Housing estates fly in the face of biodiversity

Warnervale and Wadalba rated as fourth hottest housing growth area on the Central Coast (Edition 165), yet they were not mentioned as the first hottest bushland and biodiversity destruction region.
Having this ranking is nothing to be proud of, unless the constructions are affordable and well designed, but when the region is denuded of trees and bushland and they become hard surface wastelands with grey tiles as far as you can see, it does nothing positive for the Central Coast as a whole.
When prices for a home average $600,000 at the Warnervale and Wadalba estates and land prices alone average $500,000 at Catherine Hill Bay, nothing could be seen as affordable or sustainable for our future.
Prices in established areas such as Bateau Bay or the North Entrance are no higher, and in some cases, even lower.
It goes against all Council surveys that indicate that bushland and our way of life is why most of us choose the Central Coast to live.
It flaunts with environmental Acts and policies put in place to protect the visual amenity and the positive attributes of having bushlands with incredible biodiversity.
Have we not learnt anything from Sydney’s hot spots like Rouse Hill and Kellyville, where new rail lines are needed to be built decades later, because of the inability of planners to see the population growing too quickly for the current infrastructure?
This adds to issues like supply of water, electricity, schools, hospitals, parks and other amenities, and the only reason why we go ahead with such monstrosities is because Council benefits with further rates and fees for construction.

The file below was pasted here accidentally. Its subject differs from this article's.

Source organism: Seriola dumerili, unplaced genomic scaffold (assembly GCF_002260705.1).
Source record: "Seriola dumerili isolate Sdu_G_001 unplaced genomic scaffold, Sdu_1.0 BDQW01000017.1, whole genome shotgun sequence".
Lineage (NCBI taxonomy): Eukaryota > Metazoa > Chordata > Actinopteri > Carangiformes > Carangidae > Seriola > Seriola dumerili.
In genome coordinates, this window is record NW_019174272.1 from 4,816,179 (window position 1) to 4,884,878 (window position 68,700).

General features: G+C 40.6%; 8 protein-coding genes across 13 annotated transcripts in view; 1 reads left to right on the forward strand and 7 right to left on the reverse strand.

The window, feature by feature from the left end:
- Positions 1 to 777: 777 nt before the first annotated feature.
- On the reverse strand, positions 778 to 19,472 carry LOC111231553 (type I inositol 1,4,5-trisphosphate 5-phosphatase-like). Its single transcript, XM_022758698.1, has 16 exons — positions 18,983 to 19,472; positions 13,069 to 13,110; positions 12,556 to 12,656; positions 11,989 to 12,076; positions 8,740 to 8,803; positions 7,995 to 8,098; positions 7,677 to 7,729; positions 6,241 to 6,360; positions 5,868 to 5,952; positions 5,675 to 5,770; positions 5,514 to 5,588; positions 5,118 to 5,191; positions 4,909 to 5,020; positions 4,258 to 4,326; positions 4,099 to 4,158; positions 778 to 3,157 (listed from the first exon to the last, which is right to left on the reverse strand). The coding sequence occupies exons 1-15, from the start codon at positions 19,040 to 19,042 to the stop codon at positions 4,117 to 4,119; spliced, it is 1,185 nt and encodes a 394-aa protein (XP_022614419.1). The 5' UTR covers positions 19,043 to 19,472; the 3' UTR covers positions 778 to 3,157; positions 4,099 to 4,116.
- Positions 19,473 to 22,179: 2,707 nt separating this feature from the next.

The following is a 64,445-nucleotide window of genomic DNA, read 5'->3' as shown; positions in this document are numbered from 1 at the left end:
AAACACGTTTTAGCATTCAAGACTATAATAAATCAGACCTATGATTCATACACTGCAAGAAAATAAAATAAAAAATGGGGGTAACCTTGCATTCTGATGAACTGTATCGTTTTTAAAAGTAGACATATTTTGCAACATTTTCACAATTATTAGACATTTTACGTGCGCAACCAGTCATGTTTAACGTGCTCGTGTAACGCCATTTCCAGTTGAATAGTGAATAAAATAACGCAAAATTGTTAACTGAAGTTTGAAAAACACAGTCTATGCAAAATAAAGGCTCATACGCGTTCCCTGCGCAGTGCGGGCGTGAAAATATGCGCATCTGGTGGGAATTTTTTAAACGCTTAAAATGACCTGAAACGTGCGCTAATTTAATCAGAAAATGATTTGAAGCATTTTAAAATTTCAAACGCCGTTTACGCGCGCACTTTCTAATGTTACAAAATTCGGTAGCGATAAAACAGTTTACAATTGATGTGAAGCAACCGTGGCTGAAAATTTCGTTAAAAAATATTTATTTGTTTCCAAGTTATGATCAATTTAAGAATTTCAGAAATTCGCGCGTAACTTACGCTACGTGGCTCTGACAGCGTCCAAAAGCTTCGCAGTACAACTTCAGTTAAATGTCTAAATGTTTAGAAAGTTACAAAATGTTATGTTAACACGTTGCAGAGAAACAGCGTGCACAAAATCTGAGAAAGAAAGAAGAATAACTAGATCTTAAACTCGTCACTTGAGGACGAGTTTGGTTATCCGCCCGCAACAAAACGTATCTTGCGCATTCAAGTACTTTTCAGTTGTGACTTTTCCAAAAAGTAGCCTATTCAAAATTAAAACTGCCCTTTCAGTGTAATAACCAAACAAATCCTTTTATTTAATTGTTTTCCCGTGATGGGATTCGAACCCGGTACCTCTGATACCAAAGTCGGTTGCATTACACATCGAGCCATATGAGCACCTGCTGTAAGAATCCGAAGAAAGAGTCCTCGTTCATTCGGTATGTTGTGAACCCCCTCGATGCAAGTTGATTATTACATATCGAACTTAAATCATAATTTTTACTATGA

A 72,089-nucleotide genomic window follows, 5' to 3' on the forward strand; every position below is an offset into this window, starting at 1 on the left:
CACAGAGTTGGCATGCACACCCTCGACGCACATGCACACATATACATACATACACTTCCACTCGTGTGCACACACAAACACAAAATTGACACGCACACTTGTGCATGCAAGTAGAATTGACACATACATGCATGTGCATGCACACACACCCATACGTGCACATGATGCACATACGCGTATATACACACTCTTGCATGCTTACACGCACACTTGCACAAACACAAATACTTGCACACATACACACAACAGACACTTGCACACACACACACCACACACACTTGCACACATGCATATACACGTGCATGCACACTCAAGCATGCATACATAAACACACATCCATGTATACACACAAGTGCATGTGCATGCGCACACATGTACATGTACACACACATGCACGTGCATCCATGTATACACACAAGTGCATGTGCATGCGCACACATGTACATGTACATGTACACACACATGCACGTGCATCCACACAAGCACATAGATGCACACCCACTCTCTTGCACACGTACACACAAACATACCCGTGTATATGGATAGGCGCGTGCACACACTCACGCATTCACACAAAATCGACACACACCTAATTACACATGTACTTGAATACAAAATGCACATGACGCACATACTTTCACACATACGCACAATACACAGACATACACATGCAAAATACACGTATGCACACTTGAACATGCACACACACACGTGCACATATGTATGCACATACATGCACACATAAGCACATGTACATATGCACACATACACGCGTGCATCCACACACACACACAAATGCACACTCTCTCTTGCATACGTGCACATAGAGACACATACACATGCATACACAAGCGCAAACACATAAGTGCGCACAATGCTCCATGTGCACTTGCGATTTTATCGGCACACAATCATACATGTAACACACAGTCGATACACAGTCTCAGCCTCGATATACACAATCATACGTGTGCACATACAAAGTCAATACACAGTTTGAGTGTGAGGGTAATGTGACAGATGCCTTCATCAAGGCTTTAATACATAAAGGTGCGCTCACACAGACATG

What do the ratepayers get out of it?
More traffic and increases in land rates to keep up with Council’s obligations.
We have 32 per cent of our population having a disability or mobility issue.
We have the third largest ageing population in NSW, yet we persist in building estates that are far from accessible or inclusive.
Absolutely nothing is instilled into planning for the true meaning of community, just the quick buck and worry about the consequences some years later.
Of course Central Coast Council and the Housing Industry Authority, Hunter, wants the Central Coast to end up nothing more than a concrete jungle, because that’s their business and they don’t care.
No thought for sustainable or innovative design and layout of estates.
Cloned houses row after row with very little thought on infrastructure, just the basics to conform to legislation.
The word from Central Coast Council is very confusing.
On one hand they talk about biodiversity and the value of having bushland and on the other they pass housing estates that do nothing for protecting what we value most.

Email, Jun 11
Gary Blaschke, Lake Munmorah

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